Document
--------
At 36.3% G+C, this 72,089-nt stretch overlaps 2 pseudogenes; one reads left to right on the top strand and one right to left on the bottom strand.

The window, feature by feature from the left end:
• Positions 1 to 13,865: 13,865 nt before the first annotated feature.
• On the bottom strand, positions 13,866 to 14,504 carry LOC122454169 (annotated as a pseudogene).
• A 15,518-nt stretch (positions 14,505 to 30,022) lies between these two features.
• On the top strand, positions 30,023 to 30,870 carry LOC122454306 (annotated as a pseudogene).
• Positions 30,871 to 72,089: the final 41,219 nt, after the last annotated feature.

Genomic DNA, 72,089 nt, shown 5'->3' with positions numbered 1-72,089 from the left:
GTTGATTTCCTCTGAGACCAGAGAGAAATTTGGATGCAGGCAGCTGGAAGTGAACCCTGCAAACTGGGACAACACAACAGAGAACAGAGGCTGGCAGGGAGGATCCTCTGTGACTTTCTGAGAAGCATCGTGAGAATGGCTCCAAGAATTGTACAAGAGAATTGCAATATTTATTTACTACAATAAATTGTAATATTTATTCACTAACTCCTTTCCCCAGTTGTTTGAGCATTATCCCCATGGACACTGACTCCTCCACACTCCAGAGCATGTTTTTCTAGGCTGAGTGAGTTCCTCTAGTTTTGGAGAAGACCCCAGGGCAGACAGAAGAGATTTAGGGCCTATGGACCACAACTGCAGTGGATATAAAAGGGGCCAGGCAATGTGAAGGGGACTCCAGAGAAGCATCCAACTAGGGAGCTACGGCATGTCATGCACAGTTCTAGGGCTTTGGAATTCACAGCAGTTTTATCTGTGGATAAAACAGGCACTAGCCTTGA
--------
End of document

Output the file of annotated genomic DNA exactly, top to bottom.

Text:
At 36.3% G+C, this 72,089-nt stretch overlaps 2 pseudogenes; one reads left to right on the top strand and one right to left on the bottom strand.

The window, feature by feature from the left end:
• Positions 1 to 13,865: 13,865 nt before the first annotated feature.
• On the bottom strand, positions 13,866 to 14,504 carry LOC122454169 (annotated as a pseudogene).
• A 15,518-nt stretch (positions 14,505 to 30,022) lies between these two features.
• On the top strand, positions 30,023 to 30,870 carry LOC122454306 (annotated as a pseudogene).
• Positions 30,871 to 72,089: the final 41,219 nt, after the last annotated feature.

Genomic DNA, 72,089 nt, shown 5'->3' with positions numbered 1-72,089 from the left:
GTTGATTTCCTCTGAGACCAGAGAGAAATTTGGATGCAGGCAGCTGGAAGTGAACCCTGCAAACTGGGACAACACAACAGAGAACAGAGGCTGGCAGGGAGGATCCTCTGTGACTTTCTGAGAAGCATCGTGAGAATGGCTCCAAGAATTGTACAAGAGAATTGCAATATTTATTTACTACAATAAATTGTAATATTTATTCACTAACTCCTTTCCCCAGTTGTTTGAGCATTATCCCCATGGACACTGACTCCTCCACACTCCAGAGCATGTTTTTCTAGGCTGAGTGAGTTCCTCTAGTTTTGGAGAAGACCCCAGGGCAGACAGAAGAGATTTAGGGCCTATGGACCACAACTGCAGTGGATATAAAAGGGGCCAGGCAATGTGAAGGGGACTCCAGAGAAGCATCCAACTAGGGAGCTACGGCATGTCATGCACAGTTCTAGGGCTTTGGAATTCACAGCAGTTTTATCTGTGGATAAAACAGGCACTAGCCTTGA